The New York Times Bestseller 'Extraordinary . . . stunning' Elizabeth Macneal, author of The Doll Factory 'Vivid details, visceral prose and strong willful women' Angie Cruz, author of Dominicana 'Vivid, engrossing, luminous' Sharlene Teo, author of Ponti
Five generations of women, linked by blood and circumstance, by the secrets they share, and by a single book passed down through a family, with an affirmation scrawled in its margins: We are force. We are more than we think we are.
1866, Cuba: María Isabel is the only woman employed at a cigar factory, where each day the workers find strength in daily readings of Victor Hugo. But these are dangerous political times, and as María begins to see marriage and motherhood as her only options, the sounds of war are approaching.
1959, Cuba: Dolores watches her husband make for the mountains in answer to Fidel Castro’s call to arms. What Dolores knows, though, is that to survive, she must win her own war, and commit an act of violence that threatens to destroy her daughter Carmen’s world.
2016, Miami: Carmen, still wrestling with the trauma of displacement, is shocked when her daughter Jeanette announces her plans to travel to Cuba to see her grandmother Dolores. In the walls of her crumbling home lies a secret, one that will link Jeanette to her past, and to this fearless line of women.
From nineteenth-century cigar factories to present-day detention centres, from Cuba to the United States to Mexico, Gabriela Garcia’s Of Women and Salt follows Latina women of fierce pride, bound by the stories passed between them. It is a haunting meditation on the choices of mothers and the tenacity of women who choose to tell their truth despite those who wish to silence them. For fans of American Dirt by Jeanine Cummins and Girl, Woman, Other by Bernardine Evaristo, this audio edition includes a bonus conversation between Gabriela Garcia and Roxane Gay.
April 6, 2021
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At six thirty, when all the cigar rollers sat at their desks before their piles of leaves and the foreman rang the bell, María Isabel bent her head, traced a sign of the cross over her shoulders, and took the first leaf in her hands. The lector did the same from his platform over the workers, except in his hands he held not browned leaves but a folded newspaper.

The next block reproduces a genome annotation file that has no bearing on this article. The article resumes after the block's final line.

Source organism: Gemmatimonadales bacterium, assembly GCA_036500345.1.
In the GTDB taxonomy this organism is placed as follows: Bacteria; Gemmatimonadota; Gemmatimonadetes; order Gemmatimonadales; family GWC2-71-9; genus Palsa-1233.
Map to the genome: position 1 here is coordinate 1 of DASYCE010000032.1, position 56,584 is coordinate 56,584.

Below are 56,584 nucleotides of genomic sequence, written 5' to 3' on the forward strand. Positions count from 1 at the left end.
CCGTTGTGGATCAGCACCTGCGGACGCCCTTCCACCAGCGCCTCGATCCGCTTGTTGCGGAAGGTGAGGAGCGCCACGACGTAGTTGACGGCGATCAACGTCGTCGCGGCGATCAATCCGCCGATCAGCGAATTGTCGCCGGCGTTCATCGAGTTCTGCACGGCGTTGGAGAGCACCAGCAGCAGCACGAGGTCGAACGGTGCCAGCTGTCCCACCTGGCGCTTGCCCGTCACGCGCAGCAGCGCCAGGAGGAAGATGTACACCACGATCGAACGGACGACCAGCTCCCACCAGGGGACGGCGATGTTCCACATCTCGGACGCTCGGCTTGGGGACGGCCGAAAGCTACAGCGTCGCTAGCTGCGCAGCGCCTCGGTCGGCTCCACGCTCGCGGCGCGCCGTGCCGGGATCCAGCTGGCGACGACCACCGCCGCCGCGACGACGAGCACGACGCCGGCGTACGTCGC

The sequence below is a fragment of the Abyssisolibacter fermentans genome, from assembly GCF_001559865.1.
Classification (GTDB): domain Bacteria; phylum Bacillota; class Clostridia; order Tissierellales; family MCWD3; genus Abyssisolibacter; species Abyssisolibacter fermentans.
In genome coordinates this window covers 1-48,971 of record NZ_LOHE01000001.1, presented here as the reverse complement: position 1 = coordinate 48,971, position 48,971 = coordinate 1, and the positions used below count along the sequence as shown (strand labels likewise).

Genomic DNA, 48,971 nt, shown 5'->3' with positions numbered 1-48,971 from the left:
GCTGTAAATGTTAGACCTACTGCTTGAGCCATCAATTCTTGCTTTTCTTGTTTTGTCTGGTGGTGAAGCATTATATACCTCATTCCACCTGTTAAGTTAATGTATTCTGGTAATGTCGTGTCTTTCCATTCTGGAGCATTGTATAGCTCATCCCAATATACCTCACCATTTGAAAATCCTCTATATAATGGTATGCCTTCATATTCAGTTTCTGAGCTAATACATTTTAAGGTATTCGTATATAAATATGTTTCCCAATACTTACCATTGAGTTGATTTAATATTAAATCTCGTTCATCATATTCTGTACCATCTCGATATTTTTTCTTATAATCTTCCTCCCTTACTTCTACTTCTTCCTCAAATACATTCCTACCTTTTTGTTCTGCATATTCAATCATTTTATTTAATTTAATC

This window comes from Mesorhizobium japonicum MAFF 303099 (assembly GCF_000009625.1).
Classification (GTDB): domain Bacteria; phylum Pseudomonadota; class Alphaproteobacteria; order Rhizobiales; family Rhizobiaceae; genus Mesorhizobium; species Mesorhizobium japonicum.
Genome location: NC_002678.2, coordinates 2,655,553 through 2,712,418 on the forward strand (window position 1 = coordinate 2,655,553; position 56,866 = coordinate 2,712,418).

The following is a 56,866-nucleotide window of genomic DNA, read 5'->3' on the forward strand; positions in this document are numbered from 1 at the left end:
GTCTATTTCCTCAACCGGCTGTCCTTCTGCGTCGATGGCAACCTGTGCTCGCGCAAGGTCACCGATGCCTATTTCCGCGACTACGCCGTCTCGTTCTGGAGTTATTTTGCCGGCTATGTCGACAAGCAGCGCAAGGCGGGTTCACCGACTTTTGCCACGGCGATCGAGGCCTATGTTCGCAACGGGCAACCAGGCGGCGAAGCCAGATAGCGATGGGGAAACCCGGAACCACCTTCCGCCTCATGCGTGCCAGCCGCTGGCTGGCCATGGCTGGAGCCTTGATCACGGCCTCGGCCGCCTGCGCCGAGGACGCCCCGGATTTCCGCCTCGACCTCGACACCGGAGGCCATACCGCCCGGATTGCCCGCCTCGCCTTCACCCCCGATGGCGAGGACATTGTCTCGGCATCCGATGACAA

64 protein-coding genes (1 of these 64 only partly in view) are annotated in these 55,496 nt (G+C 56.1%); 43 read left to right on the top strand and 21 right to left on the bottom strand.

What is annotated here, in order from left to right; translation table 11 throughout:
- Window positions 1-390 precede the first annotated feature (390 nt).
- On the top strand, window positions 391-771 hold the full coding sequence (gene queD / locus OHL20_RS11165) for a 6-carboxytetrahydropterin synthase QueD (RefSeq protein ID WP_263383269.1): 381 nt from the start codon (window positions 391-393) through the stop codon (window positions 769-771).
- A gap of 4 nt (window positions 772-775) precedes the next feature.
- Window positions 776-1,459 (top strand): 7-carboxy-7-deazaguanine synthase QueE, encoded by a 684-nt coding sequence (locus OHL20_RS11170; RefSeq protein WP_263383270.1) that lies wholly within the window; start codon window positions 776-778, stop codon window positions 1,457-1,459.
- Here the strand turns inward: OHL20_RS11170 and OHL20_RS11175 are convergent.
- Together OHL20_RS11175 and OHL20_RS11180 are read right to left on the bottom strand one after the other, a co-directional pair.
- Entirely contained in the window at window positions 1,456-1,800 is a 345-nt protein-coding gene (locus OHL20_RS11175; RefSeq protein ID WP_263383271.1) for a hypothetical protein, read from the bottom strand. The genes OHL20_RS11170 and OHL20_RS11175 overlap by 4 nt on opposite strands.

“Gentlemen of the workshop,” he said, “we begin today with a letter of great import from the esteemed editors of La Aurora. These men of letters express a warm fondness for workers whose aspirations to such knowledge—science, literature, and moral principle—fuel Cuba’s progress.”
María Isabel ran her tongue along another leaf’s gummy underside, the earthy bitterness as familiar a taste by now as if it were born of her. She placed the softened leaf on the layers that preceded it, the long veins in a pile beside. Rollers, allowed as many cigars as they liked, struck matches and took fat puffs with hands tented over flames. The air thickened. María Isabel had by then breathed so much tobacco dust she developed regular nosebleeds, but the foreman didn’t permit workers to open the window slats more than a sliver—sunlight would dry the cigars. So she hid her cough. She was the only woman in the workshop. She didn’t want to appear weak.
The factory wasn’t large, by Cuban standards: only a hundred or so workers, enough to roll for one plantation a mile away. A wooden silo at the center held its sun-dried leaves, darkened, papery slivers the rollers would carry to their stations. Next to the silo, a ladder flanked the chair where Antonio, the lector, sat.
He cleared his throat as he raised the newspaper. “La Aurora, Friday, first of June, 1866,” he began. “‘The order and good morals observed by our cigar makers in the workshops, and the enthusiasm for learning—are these not obvious proof that we are advancing?’”
María Isabel picked through her stack of leaves, setting aside those of lesser quality for filler.
“‘… Just go into a workshop that employs two hundred, and you will be astonished to observe the utmost order, you see that all are encouraged by a common goal: to fulfill their obligations…’”
Already a prickling warmth spread across María Isabel’s shoulders. The ache would grow into a throb as the hours passed so that, by the end of the workday, she could barely lift her head. To fulfill their obligations, to fulfill their obligations. Her hands moved of their own accord. The bell would ring and she’d look at the pile of cigars, smooth as clay, surprised she’d rolled them all. She imagined the layers of brown melding into one another endlessly—desks becoming walls, leaves becoming eyes, and sprouting arms moving in succession until everything and everyone were part of the same physical poetry, the same song made of sweat. Lunchtime. She was tired.